Forty-five years seems like a long time to believe anything, but do you know what seemed like a long time to Tony Oliva? His phone rang for the last 10 minutes.
“It’s 10 loooooong Minutes, “Oliva said with a laugh.
But at 4.40pm his phone rang. Jane Forbes Clark, president of the National Baseball Hall of Fame, was set to be immortalized next July in Cooperstown, NY. After losing 23 times in the poll, Tony Oliva is the Hall of Fame winner, one of the biggest winners in doubles history.
“I’ve been waiting 45 years for this moment. It’s so awesome,” the 83-year-old said. “It’s something special. I never dreamed something like that would happen to me.”
In fact, considering Oliva’s stellar but fragmented baseball career, much of the state of Minnesota dreamed about it. He is a three-time batting champion and two-division winner with the heart and doubles of a league champion, but said he has given up hope of being selected to the Hall of Fame.
“Throughout the day, ‘If that call hadn’t come, it’s all over, Tony. But you know one thing? I’m never regretted myself,’ Oliva said. “I look around the room, I see my family here, I see my friends here. I’m happy.”
However, even the most confident doubles fan could not have imagined such a situation on Sunday with teammate Jim Gott (12 votes) and fellow Cuban outfielder Minnie Minoso (14). Dodgers first pacer Gill Hodges also received 12 votes, transforming the four-member team into the largest class of Hall of Fame players simultaneously selected by the Golden Days Era group.
1970 Doubles Team won nine games in AL West? That list includes five Hall of Famers: Oliva, Goddard, Harmon Gillibrew, Rod Curve – who was due to serve on the board on Sunday, but had to be canceled due to rising Govt numbers – and was replaced by Bert Playleven. Team.
“Tony and Kitty should be both [Kaat] Going to the Hall of Fame is one of the happiest days of my life, “said Curve, a native of California.” Tony, Kitty and Harmon are the guys I learned from. A great leaker. Tony is my big brother. “
Oliva will be in Cooperstown, NY, July 24, 2022, along with the latest players selected by Kaat, Minoso, Hodges and baseball writers from the United States, whose votes will be announced in January. In addition, longtime Kansas City Monarchs player and manager Buck O’Neill and Butt Fowler – stillwaters during the 1884 Minor League season, made him the first black player to play professional baseball – were selected by the Early Baseball Committee, including Flyleven. .
“I want to go there and see all the best players. They are my friends,” Oliva said. “I’ve been there many times. I went when Rod came in, I went when Paul Moliter came in. Kirby [Puckett], Too. “
Oliva has scored .304 all his life in 15 seasons with his only major league team, the Twins. He won his first two seasons, 1964 and ’65, and again the batting championship in 1971. In 1964 he won the AL Rookie of the Year and in 1965 the AL MVP voted second. World Series in Minnesota, and 1970s. He had 1,917 wins, 597 of which were for extra bases.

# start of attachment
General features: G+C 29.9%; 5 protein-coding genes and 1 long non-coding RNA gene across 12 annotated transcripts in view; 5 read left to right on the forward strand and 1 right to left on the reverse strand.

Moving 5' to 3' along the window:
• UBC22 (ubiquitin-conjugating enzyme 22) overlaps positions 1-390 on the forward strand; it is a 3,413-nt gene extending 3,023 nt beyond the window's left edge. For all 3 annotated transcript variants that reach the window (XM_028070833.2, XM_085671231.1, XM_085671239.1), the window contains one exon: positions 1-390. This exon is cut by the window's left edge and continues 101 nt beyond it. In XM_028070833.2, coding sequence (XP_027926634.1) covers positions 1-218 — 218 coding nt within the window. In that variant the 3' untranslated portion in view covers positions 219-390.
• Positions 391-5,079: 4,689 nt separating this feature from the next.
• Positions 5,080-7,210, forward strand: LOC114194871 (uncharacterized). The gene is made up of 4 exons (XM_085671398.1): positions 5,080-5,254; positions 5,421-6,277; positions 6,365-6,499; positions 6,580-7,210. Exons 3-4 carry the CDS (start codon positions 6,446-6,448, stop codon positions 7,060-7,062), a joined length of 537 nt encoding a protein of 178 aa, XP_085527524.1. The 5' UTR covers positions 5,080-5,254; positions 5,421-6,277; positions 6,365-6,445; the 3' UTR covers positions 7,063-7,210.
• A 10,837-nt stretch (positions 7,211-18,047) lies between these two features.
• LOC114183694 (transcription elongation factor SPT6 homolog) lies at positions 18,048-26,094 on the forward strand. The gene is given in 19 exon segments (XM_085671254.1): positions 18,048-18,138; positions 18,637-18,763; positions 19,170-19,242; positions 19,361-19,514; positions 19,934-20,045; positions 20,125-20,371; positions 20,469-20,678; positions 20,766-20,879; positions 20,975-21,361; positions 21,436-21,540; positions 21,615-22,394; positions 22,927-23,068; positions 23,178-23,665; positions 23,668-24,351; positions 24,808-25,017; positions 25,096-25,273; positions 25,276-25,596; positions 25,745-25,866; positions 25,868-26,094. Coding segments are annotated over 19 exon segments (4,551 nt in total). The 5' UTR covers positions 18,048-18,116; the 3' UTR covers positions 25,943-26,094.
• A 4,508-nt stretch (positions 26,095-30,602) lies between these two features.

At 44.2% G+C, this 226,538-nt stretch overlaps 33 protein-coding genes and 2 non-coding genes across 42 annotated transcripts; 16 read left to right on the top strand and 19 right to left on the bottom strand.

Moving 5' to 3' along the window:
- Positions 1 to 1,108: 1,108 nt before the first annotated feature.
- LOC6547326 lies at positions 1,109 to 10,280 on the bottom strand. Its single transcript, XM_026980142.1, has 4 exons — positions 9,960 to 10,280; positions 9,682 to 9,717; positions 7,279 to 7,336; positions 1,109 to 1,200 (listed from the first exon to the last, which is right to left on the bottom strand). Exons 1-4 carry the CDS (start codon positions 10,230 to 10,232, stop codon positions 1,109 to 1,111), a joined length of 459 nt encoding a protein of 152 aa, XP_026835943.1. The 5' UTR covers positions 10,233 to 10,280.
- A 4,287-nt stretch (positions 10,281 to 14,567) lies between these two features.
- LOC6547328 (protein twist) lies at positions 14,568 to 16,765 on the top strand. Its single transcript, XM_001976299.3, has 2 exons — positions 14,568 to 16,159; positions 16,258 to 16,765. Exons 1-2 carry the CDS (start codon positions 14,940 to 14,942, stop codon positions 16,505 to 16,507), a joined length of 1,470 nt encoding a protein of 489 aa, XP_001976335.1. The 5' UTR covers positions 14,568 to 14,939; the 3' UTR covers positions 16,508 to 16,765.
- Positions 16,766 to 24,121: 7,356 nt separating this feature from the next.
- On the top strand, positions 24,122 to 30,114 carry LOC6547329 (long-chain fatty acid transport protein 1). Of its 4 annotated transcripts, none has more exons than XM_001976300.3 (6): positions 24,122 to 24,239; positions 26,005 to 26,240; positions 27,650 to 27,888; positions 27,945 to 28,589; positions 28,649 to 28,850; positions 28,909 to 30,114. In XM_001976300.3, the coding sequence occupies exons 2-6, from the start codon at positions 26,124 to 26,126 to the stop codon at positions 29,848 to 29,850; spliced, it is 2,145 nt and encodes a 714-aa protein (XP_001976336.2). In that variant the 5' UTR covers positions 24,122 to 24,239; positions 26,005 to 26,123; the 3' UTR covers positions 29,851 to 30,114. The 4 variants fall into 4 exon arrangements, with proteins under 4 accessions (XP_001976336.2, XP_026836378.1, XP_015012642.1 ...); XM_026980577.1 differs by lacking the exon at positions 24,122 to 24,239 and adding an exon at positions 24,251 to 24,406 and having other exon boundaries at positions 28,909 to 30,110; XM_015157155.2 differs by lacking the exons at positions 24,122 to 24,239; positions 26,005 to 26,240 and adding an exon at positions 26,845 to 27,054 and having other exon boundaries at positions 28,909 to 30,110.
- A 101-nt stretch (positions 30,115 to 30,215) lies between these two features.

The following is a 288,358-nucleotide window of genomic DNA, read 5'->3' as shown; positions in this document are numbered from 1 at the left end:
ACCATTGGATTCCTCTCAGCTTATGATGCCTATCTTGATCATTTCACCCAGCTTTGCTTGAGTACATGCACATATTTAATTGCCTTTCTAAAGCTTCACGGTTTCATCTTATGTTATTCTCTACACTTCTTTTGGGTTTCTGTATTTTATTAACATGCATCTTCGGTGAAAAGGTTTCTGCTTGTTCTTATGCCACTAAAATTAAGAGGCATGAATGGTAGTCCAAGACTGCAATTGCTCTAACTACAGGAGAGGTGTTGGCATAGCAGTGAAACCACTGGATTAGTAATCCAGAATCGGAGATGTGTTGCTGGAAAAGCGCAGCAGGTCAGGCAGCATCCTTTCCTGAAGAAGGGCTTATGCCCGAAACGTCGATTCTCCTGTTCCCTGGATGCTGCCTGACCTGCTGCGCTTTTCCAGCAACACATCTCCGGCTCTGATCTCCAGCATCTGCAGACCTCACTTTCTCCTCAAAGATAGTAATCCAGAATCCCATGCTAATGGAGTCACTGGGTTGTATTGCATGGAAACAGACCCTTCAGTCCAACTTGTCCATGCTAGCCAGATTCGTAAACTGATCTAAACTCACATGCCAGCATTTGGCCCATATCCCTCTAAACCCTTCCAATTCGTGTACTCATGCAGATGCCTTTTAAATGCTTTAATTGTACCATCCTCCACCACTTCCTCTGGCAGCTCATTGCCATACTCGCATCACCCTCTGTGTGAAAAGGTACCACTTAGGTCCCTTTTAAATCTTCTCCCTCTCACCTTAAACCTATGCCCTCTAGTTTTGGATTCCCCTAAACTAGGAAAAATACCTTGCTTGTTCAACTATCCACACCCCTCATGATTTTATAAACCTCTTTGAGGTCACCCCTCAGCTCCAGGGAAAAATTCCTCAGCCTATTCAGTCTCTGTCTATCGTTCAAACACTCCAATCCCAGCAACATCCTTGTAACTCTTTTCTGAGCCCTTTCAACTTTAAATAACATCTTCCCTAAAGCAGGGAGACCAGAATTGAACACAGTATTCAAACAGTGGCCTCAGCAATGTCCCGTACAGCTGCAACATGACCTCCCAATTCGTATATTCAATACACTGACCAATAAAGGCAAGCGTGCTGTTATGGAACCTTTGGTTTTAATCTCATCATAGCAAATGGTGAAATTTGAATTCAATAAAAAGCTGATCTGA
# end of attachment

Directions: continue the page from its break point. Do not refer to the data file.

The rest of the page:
“I always thought he was a better hitter than Pitcher [was a pitcher], “Oliva said.” Whoever did the pitch, I thought I could hit him. “
But his career was cut short by knee injuries that began in 1971 and eventually limited him to serving as a designated hitter for the final four seasons of his career, which ended in 1976.
On the BBWAA ballot he never reached 50% of the vote, but for many years was close and close to various veteran groups. However, he received 23 times the bad news in 45 years until Sunday. Coincidentally, the longest decline in Oliva’s life was a 0-to-23 slide in June 1967.
Oliva ended it with a double game by Jim Loneborg, who won the Sai Young Award. Oliva put those Hall of Fame disappointments behind him on Sunday.
“My family never got a chance to see me play in the United States. My mom, my dad, my brothers, some sisters, they never saw me play,” said Oliva, who worked as a coach under. Tom Kelly for the doubles 1987 and 1991 World Series Championship teams. “I wish they had this opportunity today, but they are in paradise now. They would have been so proud to have a little country boy from Cuba in the Hall of Fame today.”
Fowler: Starts in Minnesota
Born John Jackson Jr., Fowler was a black professional baseball player aged 20 in 1878 – in 1884 he became a black player in organized baseball when he played for Stillwater in the Northwestern League. The 14-team league also included Minneapolis and St Paul’s teams.
Fowler had a 7-8 record as a pitcher and Stillwater had a 21-46 record with .302 bat in 48 games. In 1895, Fowler helped create the Page Fence Giants, one of the first successful Black Bornstorming teams. At the start of the 1895 season, the Giants played a four-game exhibition series against the Minneapolis Millers in Minneapolis. Fowler was the team-player-manager.
Ballots were revealed
Here are the poll results, 12 (75 percent) of the 16 votes needed for the election.
Golden Days Era Voting: Minnie Minoso (14 votes, 87.5%); Gill Hodges (12 votes, 75%); Jim Gott (12 votes, 75%); Tony Oliva (12 votes, 75%); Dick Allen (11 votes, 68.8%); Ken Boyer, Roger Maris, Danny Murtaugh, Billy Pierce and Maury Wills are three or less each.
Early baseball era voting: Buck O’Neill (13 votes, 81.3%); Butt Fowler (12 votes, 75%); Vic Harris (10 votes, 62.5%); John Donaldson (8 votes, 50%); Allie Reynolds (6 votes, 37.4%); Lefty O’Doul (5 votes, 31.3%); George Scholes (4 votes, 25%); Bill Dahlan, Grant Johnson and Dick Reding are three or less each.
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